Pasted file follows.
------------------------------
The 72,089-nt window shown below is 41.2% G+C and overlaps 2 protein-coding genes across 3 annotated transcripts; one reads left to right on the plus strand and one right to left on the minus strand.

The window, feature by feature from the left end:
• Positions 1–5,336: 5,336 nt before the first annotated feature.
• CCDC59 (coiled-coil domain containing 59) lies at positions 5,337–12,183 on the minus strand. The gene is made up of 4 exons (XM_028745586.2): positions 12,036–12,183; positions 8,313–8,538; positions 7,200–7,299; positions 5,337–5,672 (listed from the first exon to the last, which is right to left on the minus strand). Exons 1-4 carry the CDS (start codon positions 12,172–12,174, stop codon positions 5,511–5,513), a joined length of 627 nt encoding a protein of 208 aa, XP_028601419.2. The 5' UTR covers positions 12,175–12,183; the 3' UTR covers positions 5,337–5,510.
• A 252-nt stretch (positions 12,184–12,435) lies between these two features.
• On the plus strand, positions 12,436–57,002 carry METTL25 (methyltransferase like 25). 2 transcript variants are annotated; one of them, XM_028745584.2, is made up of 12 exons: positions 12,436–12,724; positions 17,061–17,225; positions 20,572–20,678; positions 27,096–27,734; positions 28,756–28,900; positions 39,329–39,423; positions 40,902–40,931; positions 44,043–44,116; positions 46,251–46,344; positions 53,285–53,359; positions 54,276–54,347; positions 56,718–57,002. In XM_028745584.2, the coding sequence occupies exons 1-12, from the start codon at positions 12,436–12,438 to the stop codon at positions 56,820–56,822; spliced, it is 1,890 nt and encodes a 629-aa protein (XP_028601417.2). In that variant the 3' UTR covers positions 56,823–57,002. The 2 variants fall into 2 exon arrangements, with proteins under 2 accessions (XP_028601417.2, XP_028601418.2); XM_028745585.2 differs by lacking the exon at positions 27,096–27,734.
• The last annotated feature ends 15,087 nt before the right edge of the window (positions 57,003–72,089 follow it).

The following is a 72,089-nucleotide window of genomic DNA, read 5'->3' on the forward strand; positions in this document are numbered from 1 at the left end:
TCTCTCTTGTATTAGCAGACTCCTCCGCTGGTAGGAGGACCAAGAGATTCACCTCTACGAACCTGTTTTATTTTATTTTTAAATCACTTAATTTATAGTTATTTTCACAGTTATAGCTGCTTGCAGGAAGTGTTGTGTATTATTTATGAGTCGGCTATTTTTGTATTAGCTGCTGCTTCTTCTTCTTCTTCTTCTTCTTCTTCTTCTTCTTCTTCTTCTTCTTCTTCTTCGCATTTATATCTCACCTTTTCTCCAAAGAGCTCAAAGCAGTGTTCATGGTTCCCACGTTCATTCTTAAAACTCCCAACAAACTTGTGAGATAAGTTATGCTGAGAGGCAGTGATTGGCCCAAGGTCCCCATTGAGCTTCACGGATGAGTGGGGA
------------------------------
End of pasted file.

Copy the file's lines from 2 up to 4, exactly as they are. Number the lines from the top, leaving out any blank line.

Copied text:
The window, feature by feature from the left end:
• Positions 1–5,336: 5,336 nt before the first annotated feature.
• CCDC59 (coiled-coil domain containing 59) lies at positions 5,337–12,183 on the minus strand. The gene is made up of 4 exons (XM_028745586.2): positions 12,036–12,183; positions 8,313–8,538; positions 7,200–7,299; positions 5,337–5,672 (listed from the first exon to the last, which is right to left on the minus strand). Exons 1-4 carry the CDS (start codon positions 12,172–12,174, stop codon positions 5,511–5,513), a joined length of 627 nt encoding a protein of 208 aa, XP_028601419.2. The 5' UTR covers positions 12,175–12,183; the 3' UTR covers positions 5,337–5,510.